The Week in Review

Historic health care reform legislation was set for a mid-day Sunday showdown vote in the House of Representatives. The package that would extend coverage to 32 million Americans would actually reduce the budget deficit, according to the non-partisan Congressional Budget Office. The measure also includes a provision by Senator Bernie Sanders to dramatically expand community health centers that now provide primary care for 20 million Americans. Sanders worked with Senator Patrick Leahy on a provision for Vermont and other states that already have expanded Medicaid coverage.  Also in the Senate, a bill to regulate Wall Street was put forward by the Senate Banking Committee chairman. It needs some work, Sanders said.

Health Care - Overview By a simple up-or-down vote, the Senate in the coming week could complete action on a historic health care reform bill that will reduce the deficit by $138 billion in the first decade, expand affordable coverage to 32 million Americans, close a gap in Medicare prescription drug coverage, expand Medicaid programs, and attack waste, fraud and abuse. The nonpartisan Congressional Budget Office on Thursday projected that the health care reform legislation will reduce the deficit by $138 billion in the first decade, and save $1.3 trillion in the second decade

Health Care - Public Option Senate Majority Leader Harry Reid on Friday told Senators Sanders and Jeff Merkley that he would work to ensure a Senate vote "in the coming months" on a health insurance public option. In a letter, the majority leader said: "I remain committed to pursuing the public option. . . As we have discussed, I will work to ensure that we are able to vote on the pubic option in the coming months." Sanders said, "I very much appreciate Majority Leader Reid's continuing support for a public option and I am grateful for his commitment to bring legislation before the full Senate within the next several months.  It's imperative that we have a vote on this issue and I'm glad that is going to happen. We need to add the public option to health care reform because the American people must have the right to choose a Medicare-type public option as opposed to just private insurance company plans.  Further, a public option will provide much needed competition to the insurance industry and help us hold down skyrocketing premiums. It is my judgment that a majority of members in the House and Senate would support a public option when it comes up for a vote."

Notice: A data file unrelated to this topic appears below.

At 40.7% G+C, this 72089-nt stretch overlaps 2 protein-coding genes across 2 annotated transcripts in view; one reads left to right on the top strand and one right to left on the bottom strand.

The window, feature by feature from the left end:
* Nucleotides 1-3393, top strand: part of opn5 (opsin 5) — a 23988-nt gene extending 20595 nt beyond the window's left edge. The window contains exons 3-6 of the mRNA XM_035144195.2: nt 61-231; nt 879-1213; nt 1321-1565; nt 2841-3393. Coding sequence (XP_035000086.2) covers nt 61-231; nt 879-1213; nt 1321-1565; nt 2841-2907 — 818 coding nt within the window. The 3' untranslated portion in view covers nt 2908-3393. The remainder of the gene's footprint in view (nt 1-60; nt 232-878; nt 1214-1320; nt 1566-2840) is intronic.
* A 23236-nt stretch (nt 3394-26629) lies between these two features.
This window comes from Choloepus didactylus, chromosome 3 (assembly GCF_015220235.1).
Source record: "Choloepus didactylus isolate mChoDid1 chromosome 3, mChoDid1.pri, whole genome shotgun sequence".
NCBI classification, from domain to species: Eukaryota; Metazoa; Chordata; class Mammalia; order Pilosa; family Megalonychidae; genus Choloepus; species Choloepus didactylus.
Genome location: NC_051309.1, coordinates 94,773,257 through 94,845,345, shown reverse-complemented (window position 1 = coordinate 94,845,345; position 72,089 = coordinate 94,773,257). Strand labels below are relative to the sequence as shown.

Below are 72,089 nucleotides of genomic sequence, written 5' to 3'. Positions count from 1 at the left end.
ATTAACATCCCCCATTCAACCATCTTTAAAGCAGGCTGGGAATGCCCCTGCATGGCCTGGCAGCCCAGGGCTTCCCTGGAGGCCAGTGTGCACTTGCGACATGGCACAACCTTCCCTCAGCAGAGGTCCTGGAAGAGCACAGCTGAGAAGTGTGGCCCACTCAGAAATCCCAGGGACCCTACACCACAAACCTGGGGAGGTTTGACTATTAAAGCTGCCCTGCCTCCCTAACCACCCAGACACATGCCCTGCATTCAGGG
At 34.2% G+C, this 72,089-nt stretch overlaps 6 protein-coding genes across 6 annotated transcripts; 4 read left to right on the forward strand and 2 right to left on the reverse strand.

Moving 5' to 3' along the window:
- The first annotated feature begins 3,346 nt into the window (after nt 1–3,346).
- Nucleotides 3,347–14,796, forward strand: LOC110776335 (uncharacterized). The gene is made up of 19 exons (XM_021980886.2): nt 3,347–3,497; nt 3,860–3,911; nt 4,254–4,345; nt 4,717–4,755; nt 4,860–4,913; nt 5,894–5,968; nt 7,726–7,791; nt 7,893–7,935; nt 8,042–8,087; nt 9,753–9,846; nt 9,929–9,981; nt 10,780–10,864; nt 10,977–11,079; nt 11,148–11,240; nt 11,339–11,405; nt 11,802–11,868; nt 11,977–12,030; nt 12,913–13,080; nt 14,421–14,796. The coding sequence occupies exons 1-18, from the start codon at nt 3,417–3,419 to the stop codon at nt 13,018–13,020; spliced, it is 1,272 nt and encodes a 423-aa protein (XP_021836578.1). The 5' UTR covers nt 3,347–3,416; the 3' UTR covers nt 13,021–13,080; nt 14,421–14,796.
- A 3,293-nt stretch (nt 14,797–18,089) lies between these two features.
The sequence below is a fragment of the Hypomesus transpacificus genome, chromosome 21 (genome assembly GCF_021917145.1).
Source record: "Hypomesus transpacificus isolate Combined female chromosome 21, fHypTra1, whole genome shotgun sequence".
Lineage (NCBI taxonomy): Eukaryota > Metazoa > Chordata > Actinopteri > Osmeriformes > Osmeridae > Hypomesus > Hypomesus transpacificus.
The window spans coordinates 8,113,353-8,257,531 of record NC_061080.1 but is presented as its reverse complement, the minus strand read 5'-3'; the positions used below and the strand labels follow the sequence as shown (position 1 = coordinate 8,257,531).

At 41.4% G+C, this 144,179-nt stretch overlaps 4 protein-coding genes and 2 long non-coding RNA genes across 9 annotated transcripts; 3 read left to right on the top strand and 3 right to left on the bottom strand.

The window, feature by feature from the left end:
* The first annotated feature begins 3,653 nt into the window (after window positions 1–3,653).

Health Care - Medicaid A package of refinements to the health care bill unveiled on Thursday included a provision for states like Vermont, which already have expanded Medicaid coverage for low-income people.  This provision prevents those states from being penalized for doing the right thing.  Sanders said, "I am pleased that in these very difficult economic times we have managed to prevent the state of Vermont and other forward-thinking states from being discriminated against because we did the right thing in providing health coverage for more low-income people.  States that innovate and have addressed the health care crisis should be respected and not penalized."  The Medicaid solution is  part of the effort to expand coverage to uninsured Americans, health reform proposals in the House and the Senate included expansions of the Medicaid program.  The Medicaid expansion will insure more low-income Americans.  Since Vermont already expanding its Medicaid coverage, early formulas would have unintentionally disadvantaged Vermont for not having any "newly eligible" Medicaid enrollees.

Financial Reform Sanders called Senate legislation unveiled on Monday to rewrite rules governing financial institutions a step forward, but said "much more needs to be done to regulate Wall Street to prevent another severe financial crisis from happening again." Sanders said he would propose amendments to the financial overhaul legislation to limit credit card interest rates and discourage Fed secrecy.  He also will work with colleagues to strengthen consumer protections, curb unbridled market speculation and break up "too big to fail" banks. To read more, click here.